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Thomas Salmon’s Modern History

T O R Y H I S T O R Y 117 6 Tory history: Thomas Salmon’s Modern History The popularity of Rapin’s Histoire ensured that it generated a large number of responses from other historians. Indeed, both Thomas Salmon’s Modern History (1724–38), the subject of this chapter, and Thomas Carte’s General History (1747–55), the subject of the next, provided direct attacks on Rapin’s account. However, whereas Rapin had shown little interest in contemporary debates about public credit, Salmon’s and Carte’s analyses were structured around criticisms of the system of

in Commerce, finance and statecraft
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The evolution of a subject

Several of those who have set out to explain the emergence of Atlantic History as a distinct subject of enquiry have begun by seeking to establish when the concept of an Atlantic World first came into vogue. Those who have done so have found that the concept of an Atlantic Community, if not of an Atlantic World, was first popularized in the aftermath of the Second World War by scholars who considered that the liberal-democratic values that had been gradually enshrined into law by governments on both sides of the Atlantic Ocean from the late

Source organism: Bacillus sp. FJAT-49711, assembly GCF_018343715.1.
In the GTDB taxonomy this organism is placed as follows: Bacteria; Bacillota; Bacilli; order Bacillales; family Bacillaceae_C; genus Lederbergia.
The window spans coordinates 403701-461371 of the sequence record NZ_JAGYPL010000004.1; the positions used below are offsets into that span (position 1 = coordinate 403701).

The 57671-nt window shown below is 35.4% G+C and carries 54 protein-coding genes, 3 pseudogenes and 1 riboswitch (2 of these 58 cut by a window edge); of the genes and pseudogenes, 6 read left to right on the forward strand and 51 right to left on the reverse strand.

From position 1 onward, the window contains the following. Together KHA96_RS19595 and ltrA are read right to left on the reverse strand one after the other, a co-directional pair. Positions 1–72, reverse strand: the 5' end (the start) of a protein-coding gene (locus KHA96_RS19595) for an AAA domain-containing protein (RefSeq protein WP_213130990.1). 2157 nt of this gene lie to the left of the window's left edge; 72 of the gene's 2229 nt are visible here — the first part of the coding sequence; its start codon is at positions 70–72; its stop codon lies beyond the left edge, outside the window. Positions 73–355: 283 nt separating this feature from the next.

in The TransAtlantic reconsidered
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Paul de Rapin de Thoyras’s Histoire

102 COMMERCE, FINANCE AND STATECRAFT 5 Whig history: Paul de Rapin de Thoyras’s Histoire The latter years of the seventeenth century saw a series of calls for a complete account of England’s history from the Roman invasion to the present, which would be able to rival both in quality and scale the work of Livy.1 Initial attempts at such an endeavour were made by, among others, John Milton, William Temple and Jonathan Swift, while more substantial accounts emerged from Robert Brady and James Tyrrell, both of whom reached Richard II.2 A success, of sorts, was